Review: IM Castellanos' Comprehensive Positional Course for Club Players
For about two years, I’ve received numerous requests to do reviews for chess products I’ve tried. I occasionally do reviews for books on Amazon, so I felt occasionally doing a few on my blog for chess products that I can’t review for Amazon would fill the void. It’s obvious to many that I acquire a rather absurd number of products for training, and so I get many general and specific requests for reviews, or merely asking whether I recommend whichever product. Among the most frequently asked product-review question I get is about products from The Chess World. I’m still not set in my opinion on The Chess World. Probably, the best I can say is that each individual product they produce is going to be hit or miss. The item I’m going to review here is IM Renier Castellanos’ Comprehensive Positional Course for Club Players.
Contra my preliminary impression of The Chess World, Castellanos’ series is phenomenal. In fact, I’ll begin with all the positives, which seem to stem exclusively from Castellanos’ approach, philosophy of instruction, and pedagogical methods; and then I’ll list the negatives, which are almost assuredly the fault of The Chess World as the production company.
IM Castellanos is extremely organized in his presentation. In almost every point of his presentation, where a club player is going to ask about a major alternative move, IM Castellanos’ either goes back and says, “not move X, because…” or “I know what you are thinking, but move Y does not work yet in this position.” Castellanos is very incisive with his question-asking, forcing the view to become engaged and actively think about the positions, ideas, features, of the positions, and variational possibilities. He’s very quick to answer natural questions that arise, such as “If bishops of opposite color are so good for drawing in middlegames, then why is the possession of opposite color bishops so problematic for the weaker side in a middlegame?” He answers in a theoretical fashion, and then points the exemplar positions to give concrete explanations; then he ties in the plans of each game to that concrete explanation. Castellanos is very nearly this systematic in every video, and sometimes more so.
Castellanos covers 15 topics in the course, 4 of which have two videos to cover the 1 topic: IQP, hanging pawns, backward pawns, doubled pawns, Q-side majority, minority attacks, exploiting weak squares, creating weaknesses, space advantage, open files, bishop pair, opposite color bishops, exchange sacs, exchanging pieces, and B vs. N. Each video is about 30 minutes. Just by looking at the contents list, you can probably get a sense of how well thought out this course is. There certainly are some explicit topics missing by name, but even those are included videos, even if not featured as the central topic. For example, N outposts, while not explicitly discussed as a central feature of any video, are still to be found in segments, such as N vs. B and creating weaknesses.
What I have negative to say is probably exclusively the fault of the production company. There were a few errors in the videos, and I feel like they were the result of essentially not having an editor or editorial staff to point things out or double check. The general production quality of the videos was bare bones minimum. The resolution was fine, at least. The company probably should have asked Castellanos to create some related interactive problems, even if only in PGN format, for the viewers to attempt to employ what was learned. There was a bit of an issue with what the target audience was supposed to be, which is a major issue within the production, I think. Castellanos repeatedly stated that the course was for “beginners,” though the company titled it for “club players.” Aside from terminology, this may not have made much difference, but I think Castellanos changed his teaching speed a couple of times to slow down and speak more simply for lower rated players. The general pacing of the series was excellent for the 1200-2000 level, but you will notice these strange “speed changes,” which I think are due to the presenter either not being confident in who his audience is, because there is some disconnect between the presenter’s idea of the intended audience and the production company’s; or the former hadn’t clearly articulated who the audience is to the former, or even the presenter could have petitioned to be more inclusive. I really don’t know.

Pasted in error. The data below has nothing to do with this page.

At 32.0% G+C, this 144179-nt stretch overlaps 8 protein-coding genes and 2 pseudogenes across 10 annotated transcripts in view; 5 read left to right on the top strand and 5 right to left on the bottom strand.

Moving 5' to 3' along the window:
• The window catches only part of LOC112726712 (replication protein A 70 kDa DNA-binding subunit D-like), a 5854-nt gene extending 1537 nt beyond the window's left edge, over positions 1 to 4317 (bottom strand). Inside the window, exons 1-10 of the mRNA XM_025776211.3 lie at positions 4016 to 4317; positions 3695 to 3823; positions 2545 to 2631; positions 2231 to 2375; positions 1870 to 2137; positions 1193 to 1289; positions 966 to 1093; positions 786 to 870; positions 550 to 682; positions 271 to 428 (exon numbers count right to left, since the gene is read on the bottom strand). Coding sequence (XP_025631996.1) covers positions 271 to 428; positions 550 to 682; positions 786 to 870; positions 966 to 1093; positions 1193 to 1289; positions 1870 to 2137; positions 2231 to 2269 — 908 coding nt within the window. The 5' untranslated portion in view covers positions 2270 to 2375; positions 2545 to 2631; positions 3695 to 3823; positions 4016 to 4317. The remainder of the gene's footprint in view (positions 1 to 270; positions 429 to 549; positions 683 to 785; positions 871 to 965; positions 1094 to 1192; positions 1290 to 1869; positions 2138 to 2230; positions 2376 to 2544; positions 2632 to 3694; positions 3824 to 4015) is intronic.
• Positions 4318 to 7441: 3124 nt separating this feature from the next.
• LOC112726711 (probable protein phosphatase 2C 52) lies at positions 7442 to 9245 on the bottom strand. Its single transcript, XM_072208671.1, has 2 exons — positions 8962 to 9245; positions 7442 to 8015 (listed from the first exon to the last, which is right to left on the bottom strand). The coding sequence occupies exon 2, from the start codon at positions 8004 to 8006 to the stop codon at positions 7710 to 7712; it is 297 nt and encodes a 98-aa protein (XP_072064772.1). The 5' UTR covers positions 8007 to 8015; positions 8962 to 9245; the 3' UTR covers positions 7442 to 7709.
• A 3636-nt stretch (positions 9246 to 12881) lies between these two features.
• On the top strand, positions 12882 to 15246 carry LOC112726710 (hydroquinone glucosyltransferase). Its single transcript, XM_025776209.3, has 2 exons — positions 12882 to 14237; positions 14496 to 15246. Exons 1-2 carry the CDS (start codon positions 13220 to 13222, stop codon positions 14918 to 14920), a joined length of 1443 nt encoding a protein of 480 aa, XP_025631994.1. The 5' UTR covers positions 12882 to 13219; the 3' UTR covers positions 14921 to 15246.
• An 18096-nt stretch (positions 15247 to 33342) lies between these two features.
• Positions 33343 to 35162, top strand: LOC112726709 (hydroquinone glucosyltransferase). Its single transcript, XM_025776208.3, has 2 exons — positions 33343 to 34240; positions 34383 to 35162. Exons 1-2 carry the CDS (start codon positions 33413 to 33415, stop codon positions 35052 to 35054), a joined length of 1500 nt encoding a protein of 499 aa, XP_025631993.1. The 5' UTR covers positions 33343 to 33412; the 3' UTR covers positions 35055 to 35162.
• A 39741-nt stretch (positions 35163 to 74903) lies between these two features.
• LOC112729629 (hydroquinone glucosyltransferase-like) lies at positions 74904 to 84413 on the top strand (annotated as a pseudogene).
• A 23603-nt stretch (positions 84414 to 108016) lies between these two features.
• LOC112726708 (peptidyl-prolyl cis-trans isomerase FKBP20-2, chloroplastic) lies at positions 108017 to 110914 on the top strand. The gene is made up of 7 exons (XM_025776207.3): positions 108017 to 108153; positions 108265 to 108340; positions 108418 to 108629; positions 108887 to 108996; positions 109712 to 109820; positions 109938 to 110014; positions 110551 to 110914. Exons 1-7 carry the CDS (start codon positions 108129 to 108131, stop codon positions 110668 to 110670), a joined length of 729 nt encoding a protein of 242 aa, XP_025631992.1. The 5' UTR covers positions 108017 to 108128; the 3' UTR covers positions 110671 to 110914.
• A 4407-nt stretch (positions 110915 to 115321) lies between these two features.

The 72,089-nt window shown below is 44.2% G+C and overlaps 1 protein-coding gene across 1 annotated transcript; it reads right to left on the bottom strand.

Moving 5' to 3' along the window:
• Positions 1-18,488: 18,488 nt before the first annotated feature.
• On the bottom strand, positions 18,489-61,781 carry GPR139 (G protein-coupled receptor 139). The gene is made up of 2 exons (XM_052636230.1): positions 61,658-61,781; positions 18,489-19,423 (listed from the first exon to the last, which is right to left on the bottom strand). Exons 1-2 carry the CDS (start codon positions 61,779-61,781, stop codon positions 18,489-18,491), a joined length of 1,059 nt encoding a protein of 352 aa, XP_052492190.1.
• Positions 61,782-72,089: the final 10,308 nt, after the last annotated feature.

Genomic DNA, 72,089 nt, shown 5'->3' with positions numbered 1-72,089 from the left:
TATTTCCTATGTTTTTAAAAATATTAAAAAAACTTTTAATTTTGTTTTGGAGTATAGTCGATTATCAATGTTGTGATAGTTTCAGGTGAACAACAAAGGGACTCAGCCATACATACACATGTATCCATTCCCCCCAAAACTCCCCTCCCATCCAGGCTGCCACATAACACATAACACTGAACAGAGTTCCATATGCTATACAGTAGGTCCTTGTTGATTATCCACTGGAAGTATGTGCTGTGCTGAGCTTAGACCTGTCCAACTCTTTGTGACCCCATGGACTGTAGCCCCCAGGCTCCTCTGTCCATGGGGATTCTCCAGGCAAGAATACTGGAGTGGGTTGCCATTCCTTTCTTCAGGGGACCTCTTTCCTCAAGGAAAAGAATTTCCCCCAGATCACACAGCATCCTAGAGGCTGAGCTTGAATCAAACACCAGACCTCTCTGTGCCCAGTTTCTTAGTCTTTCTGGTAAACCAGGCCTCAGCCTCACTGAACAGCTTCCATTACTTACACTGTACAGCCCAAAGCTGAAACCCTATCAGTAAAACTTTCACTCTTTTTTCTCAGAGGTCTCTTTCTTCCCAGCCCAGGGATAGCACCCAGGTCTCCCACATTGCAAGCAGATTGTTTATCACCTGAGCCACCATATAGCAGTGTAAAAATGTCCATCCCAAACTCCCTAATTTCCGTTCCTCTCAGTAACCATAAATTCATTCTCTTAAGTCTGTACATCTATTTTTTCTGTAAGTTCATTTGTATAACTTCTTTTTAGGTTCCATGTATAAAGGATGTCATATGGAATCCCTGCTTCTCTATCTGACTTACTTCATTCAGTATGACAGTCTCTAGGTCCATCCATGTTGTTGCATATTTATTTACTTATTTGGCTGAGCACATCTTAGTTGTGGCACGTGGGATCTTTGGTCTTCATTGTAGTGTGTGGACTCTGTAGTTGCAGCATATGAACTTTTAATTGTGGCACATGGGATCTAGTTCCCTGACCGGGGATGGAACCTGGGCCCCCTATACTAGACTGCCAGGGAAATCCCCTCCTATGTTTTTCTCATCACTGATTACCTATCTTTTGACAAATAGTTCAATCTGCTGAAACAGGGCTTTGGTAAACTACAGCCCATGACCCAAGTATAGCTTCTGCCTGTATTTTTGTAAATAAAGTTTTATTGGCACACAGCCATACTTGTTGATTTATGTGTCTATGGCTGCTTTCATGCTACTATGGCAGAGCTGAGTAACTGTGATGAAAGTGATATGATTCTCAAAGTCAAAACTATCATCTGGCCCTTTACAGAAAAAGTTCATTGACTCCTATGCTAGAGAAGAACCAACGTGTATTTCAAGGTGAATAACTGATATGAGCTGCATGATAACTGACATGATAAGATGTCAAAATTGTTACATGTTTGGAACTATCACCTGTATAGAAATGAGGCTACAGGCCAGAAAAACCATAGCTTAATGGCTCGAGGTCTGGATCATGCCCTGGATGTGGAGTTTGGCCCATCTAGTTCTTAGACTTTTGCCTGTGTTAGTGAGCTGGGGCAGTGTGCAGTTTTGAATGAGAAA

I got this course for $40, so at $2 video, I think that cost-benefit ratio is right at about where it needs to be to recommend this series. I’m a huge advocate of books over videos, partly because you get so much more content from books. However, if someone tremendously prefers videos or is going to use videos as I do, as a supplementary form of study to augment other studies and to fill time gaps, Castellanos’ course can easily be recommended. It is probably suitable for most players under 2000 (USCF). At $40, I think the course is properly priced. One of the big issues I have with these sorts of video productions is that the companies often want a whole lot more money than a book’s cost, yet so much less work generally goes into them. For me, I might go as high as $60, because I think Castellanos is one of the up-and-coming chess instructors, who are much better than many of the GMs. I’m not sure it will happen, but I’d love to see the production quality of ChessBase get behind Castellanos.
I enjoyed the course, and it went very well with other study materials I’ve been going through on positional play, including Chess Strategy for the Club Player by IM Grooten and GM Nigel Davies’ content on tigerchess.com.